New Delhi: As many as 30,38,000 children in India likely missed their first vaccine dose against diphtheria, tetanus, and whooping cough in 2020, as opposed to 14,03,000 children in 2019, a new report has found.
This means an additional 16 lakh Indian children may have missed their routine vaccinations against diphtheria, tetanus, and other vaccine-preventable childhood diseases due to disruptions created by Covid-19, increasing the risk of future outbreaks and deaths, according to data released by WHO and UNICEF Thursday.
Globally, 230 lakh children missed out on basic vaccines through routine immunisation services in 2020 — 37 lakh more than in 2019 — according to the data. This latest set of comprehensive worldwide childhood immunisation figures, the first official figures to reflect global service disruptions due to Covid, show a majority of countries last year experienced drops in childhood vaccination rates.
As many as 170 lakh children likely did not receive even a single vaccine during the year, with vaccinations in South Asia likely the worst hit.
Meanwhile, another study published in The Lancet journal Thursday showed that India’s coverage for the first dose of measles vaccine is likely to have fallen below 86 per cent, and coverage for the third vaccine dose against diphtheria, tetanus, and whooping cough, under 75 per per cent.
“In 2021 and beyond, countries such as India are likely to face ongoing challenges due to the COVID-19 pandemic. New surges of COVID-19 amid the emergence of new variants, rising poverty in many countries due to the economic impacts of the pandemic, and the crucial need to expediently roll out COVID-19 vaccines are all likely to continue to put stress on health systems,” Kate Causey, lead author of the research paper in The Lancet told ThePrint.
“If these gaps aren’t filled, these pandemic-associated disruptions to immunisation may increase the risk for a resurgence in vaccine-preventable diseases in the months and years to come — particularly in countries and communities already at high risk prior to the pandemic,” said Causey, a researcher at University of Washington’s The Institute for Health Metrics and Evaluation (IHME).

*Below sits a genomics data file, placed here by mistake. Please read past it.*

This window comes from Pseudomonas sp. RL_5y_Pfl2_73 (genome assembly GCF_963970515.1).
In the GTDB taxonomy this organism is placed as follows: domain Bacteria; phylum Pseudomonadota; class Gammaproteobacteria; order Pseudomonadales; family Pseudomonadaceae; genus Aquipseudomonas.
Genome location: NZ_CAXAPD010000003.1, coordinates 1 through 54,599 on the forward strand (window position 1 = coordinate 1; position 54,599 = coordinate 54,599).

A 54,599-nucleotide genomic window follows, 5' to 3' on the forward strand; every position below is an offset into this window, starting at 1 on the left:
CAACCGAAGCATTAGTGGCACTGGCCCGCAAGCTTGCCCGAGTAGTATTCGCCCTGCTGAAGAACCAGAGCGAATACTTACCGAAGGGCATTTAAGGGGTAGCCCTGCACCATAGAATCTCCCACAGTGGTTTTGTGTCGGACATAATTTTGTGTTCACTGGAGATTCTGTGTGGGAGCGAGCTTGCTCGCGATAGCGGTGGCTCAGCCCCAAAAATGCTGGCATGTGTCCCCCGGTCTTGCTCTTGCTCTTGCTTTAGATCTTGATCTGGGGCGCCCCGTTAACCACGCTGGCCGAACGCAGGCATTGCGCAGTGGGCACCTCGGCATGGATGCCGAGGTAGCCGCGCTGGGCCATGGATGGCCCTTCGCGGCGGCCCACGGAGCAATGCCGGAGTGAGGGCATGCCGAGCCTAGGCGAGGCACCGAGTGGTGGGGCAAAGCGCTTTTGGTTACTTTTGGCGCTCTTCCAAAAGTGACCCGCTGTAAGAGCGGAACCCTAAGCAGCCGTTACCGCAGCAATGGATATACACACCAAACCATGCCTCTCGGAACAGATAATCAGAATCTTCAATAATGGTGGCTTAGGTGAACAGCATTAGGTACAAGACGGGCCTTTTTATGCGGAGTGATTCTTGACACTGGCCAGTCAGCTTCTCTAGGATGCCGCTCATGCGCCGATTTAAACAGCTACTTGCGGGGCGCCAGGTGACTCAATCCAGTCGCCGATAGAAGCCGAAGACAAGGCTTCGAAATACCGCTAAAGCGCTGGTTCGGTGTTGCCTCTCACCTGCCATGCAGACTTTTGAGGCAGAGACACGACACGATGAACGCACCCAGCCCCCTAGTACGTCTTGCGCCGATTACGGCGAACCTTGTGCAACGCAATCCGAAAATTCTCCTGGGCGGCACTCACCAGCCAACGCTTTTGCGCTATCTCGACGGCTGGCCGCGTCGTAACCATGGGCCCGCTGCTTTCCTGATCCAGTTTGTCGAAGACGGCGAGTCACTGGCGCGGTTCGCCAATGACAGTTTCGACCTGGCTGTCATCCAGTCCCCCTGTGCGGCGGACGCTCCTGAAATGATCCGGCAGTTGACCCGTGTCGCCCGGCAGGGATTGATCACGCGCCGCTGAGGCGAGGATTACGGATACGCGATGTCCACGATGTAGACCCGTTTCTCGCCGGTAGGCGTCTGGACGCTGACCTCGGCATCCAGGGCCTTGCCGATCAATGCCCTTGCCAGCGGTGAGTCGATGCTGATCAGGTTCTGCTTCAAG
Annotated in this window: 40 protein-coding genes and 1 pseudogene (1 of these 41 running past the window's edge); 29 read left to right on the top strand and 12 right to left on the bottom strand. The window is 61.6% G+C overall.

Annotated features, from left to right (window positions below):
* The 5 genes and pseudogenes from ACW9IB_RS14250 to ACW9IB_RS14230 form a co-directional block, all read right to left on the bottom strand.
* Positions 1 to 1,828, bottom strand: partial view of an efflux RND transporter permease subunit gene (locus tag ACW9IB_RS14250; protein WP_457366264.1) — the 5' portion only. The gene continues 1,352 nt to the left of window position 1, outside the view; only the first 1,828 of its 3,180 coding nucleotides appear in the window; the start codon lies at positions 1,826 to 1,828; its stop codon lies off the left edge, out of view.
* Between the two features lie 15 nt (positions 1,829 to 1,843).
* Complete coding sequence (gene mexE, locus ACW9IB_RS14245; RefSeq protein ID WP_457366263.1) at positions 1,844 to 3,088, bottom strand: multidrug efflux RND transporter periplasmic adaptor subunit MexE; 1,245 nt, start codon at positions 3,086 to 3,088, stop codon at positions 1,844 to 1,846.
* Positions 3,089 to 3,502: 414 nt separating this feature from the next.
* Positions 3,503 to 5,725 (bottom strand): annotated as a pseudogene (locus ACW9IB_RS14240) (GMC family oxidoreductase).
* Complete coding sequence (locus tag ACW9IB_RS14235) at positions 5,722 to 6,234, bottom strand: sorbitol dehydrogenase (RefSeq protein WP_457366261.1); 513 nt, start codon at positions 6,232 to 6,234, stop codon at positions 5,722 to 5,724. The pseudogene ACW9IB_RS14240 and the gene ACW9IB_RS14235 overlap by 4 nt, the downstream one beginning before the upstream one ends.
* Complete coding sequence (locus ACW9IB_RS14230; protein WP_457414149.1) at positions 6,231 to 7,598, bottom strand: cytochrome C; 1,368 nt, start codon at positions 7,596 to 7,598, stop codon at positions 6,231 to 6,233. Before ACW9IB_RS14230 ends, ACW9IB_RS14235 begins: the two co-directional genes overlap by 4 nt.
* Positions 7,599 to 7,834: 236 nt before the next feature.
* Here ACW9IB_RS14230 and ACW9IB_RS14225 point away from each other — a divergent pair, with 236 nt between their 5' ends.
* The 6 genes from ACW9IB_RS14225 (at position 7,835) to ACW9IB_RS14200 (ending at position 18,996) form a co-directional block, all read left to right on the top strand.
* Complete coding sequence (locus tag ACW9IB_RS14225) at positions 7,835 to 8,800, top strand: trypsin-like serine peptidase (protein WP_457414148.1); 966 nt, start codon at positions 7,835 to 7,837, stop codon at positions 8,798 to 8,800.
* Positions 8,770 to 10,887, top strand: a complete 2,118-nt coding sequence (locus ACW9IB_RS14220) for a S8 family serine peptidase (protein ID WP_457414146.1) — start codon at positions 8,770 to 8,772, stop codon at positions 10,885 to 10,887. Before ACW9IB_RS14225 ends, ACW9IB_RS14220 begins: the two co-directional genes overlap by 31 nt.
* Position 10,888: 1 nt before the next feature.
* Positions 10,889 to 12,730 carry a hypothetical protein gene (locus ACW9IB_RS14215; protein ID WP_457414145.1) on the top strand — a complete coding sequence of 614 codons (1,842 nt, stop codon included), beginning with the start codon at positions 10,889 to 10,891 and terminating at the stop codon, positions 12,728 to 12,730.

Measles, diphtheria, tetanus, and pertussis are four vaccine-preventable childhood diseases targeted by immunisation programmes around the world, with measles claiming the lives of over 207,000 people in 2019.
The WHO and UNICEF also released figures assessing mixed vaccinations, which found that in India as many as 30,38,000 children likely missed their first vaccine dose against diphtheria, tetanus, and whooping cough in 2020, as opposed to 1,403,000 children missed in 2019. India is experiencing a significant drop, with DTP-3 coverage falling from 91 per cent to 85 per cent, the WHO said in a statement.
Healthcare around the world under pressure
The Lancet study estimated that global coverage for the first dose of measles vaccine (MCV1) and coverage for the third vaccine dose against diphtheria, tetanus, and pertussis (DTP3) may both have fallen below 80% in 2020 — a relative decline of at least 7% below expected levels for both vaccines had the pandemic not occurred.
Covid-19 and the pressure it has put on healthcare around the world, researchers say, may be the largest and most widespread global disruption to life-saving immunisation programmes in history, “putting millions of children — in rich and poor countries alike — at risk for measles, diphtheria, tetanus, and pertussis (whooping cough).”
Combined with disruptions to planned mass vaccination campaigns in 2020, these declines in routine vaccination could increase the risk of future measles outbreaks and deaths, researchers say.
“For India, we estimated that 2020 vaccine coverage in the absence of COVID-19 would have been 88.1% for DTP3 and 95.1% for MCV1,” Causey, a researcher at University of Washington’s The Institute for Health Metrics and Evaluation (IHME), told ThePrint.
However, due to the disruptions attributable to the Covid-19 pandemic in India the estimated annual 2020 coverage levels for DTP3 and MCV1 to be 74.2% and 85.7%, respectively.
This translates to a 15.8 per cent decline in DTP3 vaccinations, and 9.8 per cent decline in MCV1. “These estimates are informed by monthly data from the Indian Health Management Information System through June of 2020,” said Causey, adding that the rest of the year is based on projections of the model.
Although the disruptions to vaccine delivery in 2020 were lowest in sub-Saharan Africa, the researchers caution that many countries in sub-Saharan Africa already had low routine vaccination coverage prior to the pandemic.
In high-income countries the number of children who missed doses of each vaccine more than doubled due to pandemic disruptions in 2020 — with missed doses of DTP3 rising from an expected 600,000 to an estimated 1.2 million; and missed doses of MCV1 from 700,000 to 1.5 million.
South Asia the most acutely affected region in 2020
Although the findings suggest that by December 2020 monthly doses administered worldwide began nearing expected levels, the ongoing Covid-19 transmission, the emergence of new variants, and a focus on Covid-19 vaccine roll-out could stall or reverse these positive trends.
The study found that South Asia was the most acutely affected region in 2020, with an estimated 3.6 million doses of DTP3 and 2.2 million doses of MCV1 vaccine missed by eligible children due to the pandemic — almost twice as many as expected.
Regional coverage of DTP3 was estimated to have fallen by 13% and MCV1 by 4%, relative to expected levels.